A love affair between dynamic patterns and classic pieces has redefined a Wellington home.
Anyone who knows Karen Delehanty knows she doesn’t do things by halves. Run a successful Wellington interior design business for 26 years? Tick. Raise three sons largely on her own? Buy a Wairarapa vineyard with her second husband, Pete Mason, then open The Petit Tasting Room in Martinborough to sell the couple’s wine? Tick, tick and a big fat tick.
When she’s not doing that, this pint-sized powerhouse looks after her youngest son Reid, who’s in a wheelchair, and his one-year-old daughter Sage. With so many moving parts to their lives, Karen and Pete needed a place to regroup and chill out. That turned out to be a 1920s double bay villa in Wellington’s Lyall Bay.
When Karen bought the property in 2004, it was a three-bedroom, 110sqm former rental with an outdoor laundry and, curiously, an enormous horse stable. “Sadly, the stable was too dilapidated to restore, so we had to demolish it,” says Karen. “But that meant the neighbours could look into our backyard, so we planted lots of trees to give us privacy.” She also pulled up the old vinyl flooring and had the floorboards whitewashed. “That raised a few eyebrows from the floor sander because no one was really doing that back then.”
She married Pete in 2015, and shortly afterwards the couple realised their house was bursting at the seams. “We really needed another bedroom and a large living space,” says Karen.
As a trained interior designer, not only was Karen clear about her renovation vision, but she also had lots of contacts to call upon. The couple hired Wellington architect Ron Partington, with a brief of opening up the back of the house to include an internal laundry, a new kitchen and living space, and a generous deck to take advantage of the all-day sun. “We also wanted the space to be totally accessible from the front of the house through to the back deck, to accommodate Reid’s wheelchair.”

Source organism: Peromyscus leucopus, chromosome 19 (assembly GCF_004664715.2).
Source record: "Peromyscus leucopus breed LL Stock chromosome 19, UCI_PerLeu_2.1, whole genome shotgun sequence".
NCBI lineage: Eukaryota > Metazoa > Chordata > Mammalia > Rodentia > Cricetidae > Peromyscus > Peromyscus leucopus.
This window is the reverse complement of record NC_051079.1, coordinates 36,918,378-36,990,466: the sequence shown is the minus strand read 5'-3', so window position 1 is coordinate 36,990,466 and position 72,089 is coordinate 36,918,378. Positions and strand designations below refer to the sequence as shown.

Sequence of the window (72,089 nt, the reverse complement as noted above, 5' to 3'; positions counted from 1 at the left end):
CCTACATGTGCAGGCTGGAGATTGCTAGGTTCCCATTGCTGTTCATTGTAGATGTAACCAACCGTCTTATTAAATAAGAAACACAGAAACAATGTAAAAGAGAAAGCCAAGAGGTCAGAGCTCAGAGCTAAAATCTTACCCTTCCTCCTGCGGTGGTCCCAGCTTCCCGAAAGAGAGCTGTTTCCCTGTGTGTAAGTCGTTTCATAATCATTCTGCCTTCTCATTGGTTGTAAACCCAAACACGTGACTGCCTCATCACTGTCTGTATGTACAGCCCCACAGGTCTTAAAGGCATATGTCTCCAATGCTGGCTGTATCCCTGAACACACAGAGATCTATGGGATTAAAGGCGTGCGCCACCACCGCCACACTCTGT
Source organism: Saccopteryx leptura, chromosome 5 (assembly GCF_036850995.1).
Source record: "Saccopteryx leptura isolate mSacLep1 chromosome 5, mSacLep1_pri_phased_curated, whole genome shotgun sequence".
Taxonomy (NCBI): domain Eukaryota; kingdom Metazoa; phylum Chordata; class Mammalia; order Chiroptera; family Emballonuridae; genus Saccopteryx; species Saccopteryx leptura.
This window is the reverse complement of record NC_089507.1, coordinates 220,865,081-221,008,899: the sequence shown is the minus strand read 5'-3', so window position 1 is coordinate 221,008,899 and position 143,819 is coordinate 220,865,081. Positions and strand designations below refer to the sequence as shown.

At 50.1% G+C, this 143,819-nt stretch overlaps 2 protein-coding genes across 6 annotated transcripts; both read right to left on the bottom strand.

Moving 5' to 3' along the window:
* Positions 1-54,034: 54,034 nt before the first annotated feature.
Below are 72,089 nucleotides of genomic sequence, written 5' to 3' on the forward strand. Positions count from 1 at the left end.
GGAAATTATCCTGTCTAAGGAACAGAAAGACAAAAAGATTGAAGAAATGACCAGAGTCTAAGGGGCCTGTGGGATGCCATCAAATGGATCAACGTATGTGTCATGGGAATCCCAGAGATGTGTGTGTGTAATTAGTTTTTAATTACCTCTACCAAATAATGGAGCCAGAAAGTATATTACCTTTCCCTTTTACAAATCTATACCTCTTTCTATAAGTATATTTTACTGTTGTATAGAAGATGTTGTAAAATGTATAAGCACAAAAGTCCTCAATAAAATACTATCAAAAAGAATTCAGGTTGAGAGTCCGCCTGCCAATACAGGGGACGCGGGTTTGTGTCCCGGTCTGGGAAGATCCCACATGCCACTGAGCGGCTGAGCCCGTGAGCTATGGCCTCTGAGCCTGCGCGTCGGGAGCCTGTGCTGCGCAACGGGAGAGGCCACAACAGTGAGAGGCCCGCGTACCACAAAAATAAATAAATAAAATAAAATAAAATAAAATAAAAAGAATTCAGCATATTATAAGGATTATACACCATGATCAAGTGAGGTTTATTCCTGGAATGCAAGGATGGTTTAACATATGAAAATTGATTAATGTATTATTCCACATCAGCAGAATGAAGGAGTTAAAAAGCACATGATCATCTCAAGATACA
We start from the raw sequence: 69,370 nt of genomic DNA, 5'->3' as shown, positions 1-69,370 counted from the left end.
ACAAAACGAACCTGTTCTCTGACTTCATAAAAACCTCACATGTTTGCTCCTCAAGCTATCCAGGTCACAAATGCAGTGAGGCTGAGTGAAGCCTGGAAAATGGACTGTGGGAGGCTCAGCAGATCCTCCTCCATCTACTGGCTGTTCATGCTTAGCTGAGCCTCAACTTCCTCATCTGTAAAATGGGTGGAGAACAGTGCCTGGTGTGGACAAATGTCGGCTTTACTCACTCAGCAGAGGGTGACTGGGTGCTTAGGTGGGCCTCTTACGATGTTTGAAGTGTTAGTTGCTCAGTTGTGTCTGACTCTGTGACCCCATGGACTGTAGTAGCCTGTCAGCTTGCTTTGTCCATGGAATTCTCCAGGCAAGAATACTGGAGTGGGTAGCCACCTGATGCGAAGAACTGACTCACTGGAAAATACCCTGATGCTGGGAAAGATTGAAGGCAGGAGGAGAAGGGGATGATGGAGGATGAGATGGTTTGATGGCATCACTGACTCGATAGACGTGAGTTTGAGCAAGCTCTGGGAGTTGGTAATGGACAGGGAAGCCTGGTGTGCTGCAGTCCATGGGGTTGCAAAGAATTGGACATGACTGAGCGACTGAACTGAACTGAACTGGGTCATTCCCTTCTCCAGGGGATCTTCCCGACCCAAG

Another item on their wishlist was a main bedroom with an en suite and walk-in wardrobe. They achieved this by converting the former kitchen and family room into their bedroom suite.
The result is a light-filled home that flows seamlessly from the smart black front door, inlaid with glass panels that Karen designed, to the rear deck. Karen isn’t afraid of wallpaper, as evidenced by a striking black and white Cole & Son wallpaper in the entrance.
Needing to be accessible to clients, Karen co-opted the front room as the HQ for Delehanty Interior Design. The former living room is also large enough to house her many fabric and paint samples, while a mural of wallpaper samples provides a colourful backdrop. Completing the aesthetic here is an antique wooden workbench repurposed as a desk, which was sourced from Country Trader in Greytown.
Karen is a dab hand at mixing old and new, such as the chandelier in the hallway, the bones of which once belonged to her grandmother. “I found it in my parent’s shed and sanded and spray-painted it, had it rewired and added new lampshades made from Designers Guild fabric and trims.”